If we tried to put 300 people in there, we wouldn't have had the resources to take care of them anyway, Kennedy said. A lot of our general public wouldn't care if they were stacked one upon another, but I care because the system isn't built to handle that many.
    The fact that Arnold represented the American Civil Liberties Union in a few cases before becoming a judge rubs some the wrong way. One of the cases he worked on involved a girl who wanted to play football. Another time he fought against an anti-gay-rights ordinance in Medford.
    For the conservatives, they have to swallow the fact that Arnold was a moving factor in the ACLU, said Monte Stamper, a conservative activist. That's a difficult thing for the conservatives to deal with.
    Grensky said he believes a person's politics, their belief system, is a relevant issue that people should consider.
    That person will be determining cases based on their view of the world, their life experiences, he said. Their belief system comes into play with deciding cases on a factual basis.
    Fair is in the eyes of the beholder.
    Arnold has been endorsed by many Republicans in this nonpartisan race. They include Medford Mayor Jerry Lausmann, Talent Police Chief C.W. Smith and radio talk show host Ken Lindbloom.
    I think (partisanship) is an improper and invalid way to analyze who you vote for for a judge, Arnold said. The issue is qualifications to be a judge. A judge has to decide a case on the law and the facts, not on a partisan position.
    When Gov. John Kitzhaber appointed Arnold to the bench last year, he said he based the decision on personal interviews and the opinion of the Jackson County Bar Association. The bar rated Arnold highest in a field of hopefuls and higher than Grensky in all seven categories: professional competence, integrity, fairness, temperament, experience, public service and overall performance.
    In a bar poll released last month, 145 attorneys said they preferred Arnold for judge; 14 picked Grensky.
    Former judge Sawyer said the legal community's lack of faith in Grensky isn't new. When Grensky applied to be a judge pro tem in Jackson County about — years ago, a committee of judges and attorneys recommended he not be selected.
    We didn't feel he had the temperament, Sawyer said. He said about 10 percent of the attorneys who apply to be a judge pro tem are rejected.
    Grensky said, though, he was told he wasn't considered for the position because he turned in his application late.
    Judge Ross Davis, presiding judge of the Jackson County Courts, said there was some confusion because of the late application. A committee makes a recommendation to Davis, who then makes a recommendation to Chief Justice Wallace P. Carson Jr. of the Oregon Supreme Court. Carson makes the appointments.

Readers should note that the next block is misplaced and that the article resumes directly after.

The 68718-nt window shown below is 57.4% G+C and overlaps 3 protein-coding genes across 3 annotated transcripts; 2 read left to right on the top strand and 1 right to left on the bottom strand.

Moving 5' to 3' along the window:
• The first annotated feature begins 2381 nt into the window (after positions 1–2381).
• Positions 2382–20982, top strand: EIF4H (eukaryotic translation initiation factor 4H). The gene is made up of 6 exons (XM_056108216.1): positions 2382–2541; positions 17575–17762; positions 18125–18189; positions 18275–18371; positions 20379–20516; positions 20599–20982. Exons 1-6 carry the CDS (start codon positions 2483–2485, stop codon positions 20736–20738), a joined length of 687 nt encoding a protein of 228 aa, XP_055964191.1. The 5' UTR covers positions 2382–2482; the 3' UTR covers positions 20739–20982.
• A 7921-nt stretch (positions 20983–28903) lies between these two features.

I recall that a committee that advises the court did not recommend him for inclusion in our pro tem judge pool, Davis said. That was the recommendation to me as the presiding judge.
    But there was also confusion because Grensky turned in his application late, Davis said.
    There was some fast paper processing so that his application could be sent to the Supreme Court, Davis said.
    Grensky was appointed by Carson in 1997 to be a pro tem judge in Josephine County.
    Grensky acknowledges he's not popular among local attorneys. He pointed out, though, that it is rare for a sitting judge to lose a bar poll. His point in running, he said, is to allow the people to choose their judge, and not the lawyers.
    A bar poll is nothing more than a special interest group saying who they want to be judge, Grensky said. To ask them who they want is a blatant popularity contest and nothing less.
    He noted that Arnold has been gathering his backing since last spring when the appointments were in the balance.
    Arnold said, though, that there is something to be learned from the bar polls.
    These are the people who know us best, he said.
    On Thursday when Arnold was going door to door, Ted Vandermeer noted that he had voted for Grensky when he ran for state Senate.
    I was really disappointed when he quit, Vandermeer said. He did a really good job.
    But Vandermeer, the 53-year-old Republican owner of a truck company, said Arnold has done a good job on the bench and should stay there. He was before him one time and said Arnold was fair.
    Everyone has a place in life, and yours is to be judge, he told Arnold.
    At the Chamber trade fair, Grensky was also getting high praise.
    Jeff Pauley, a business owner, said he was told by attorneys he knew to vote for Grensky.
    It's based on ethics and principles and fairness, Pauley said.
    And everywhere both Arnold and Grensky went, there was always that shock of recognition: I've seen your picture!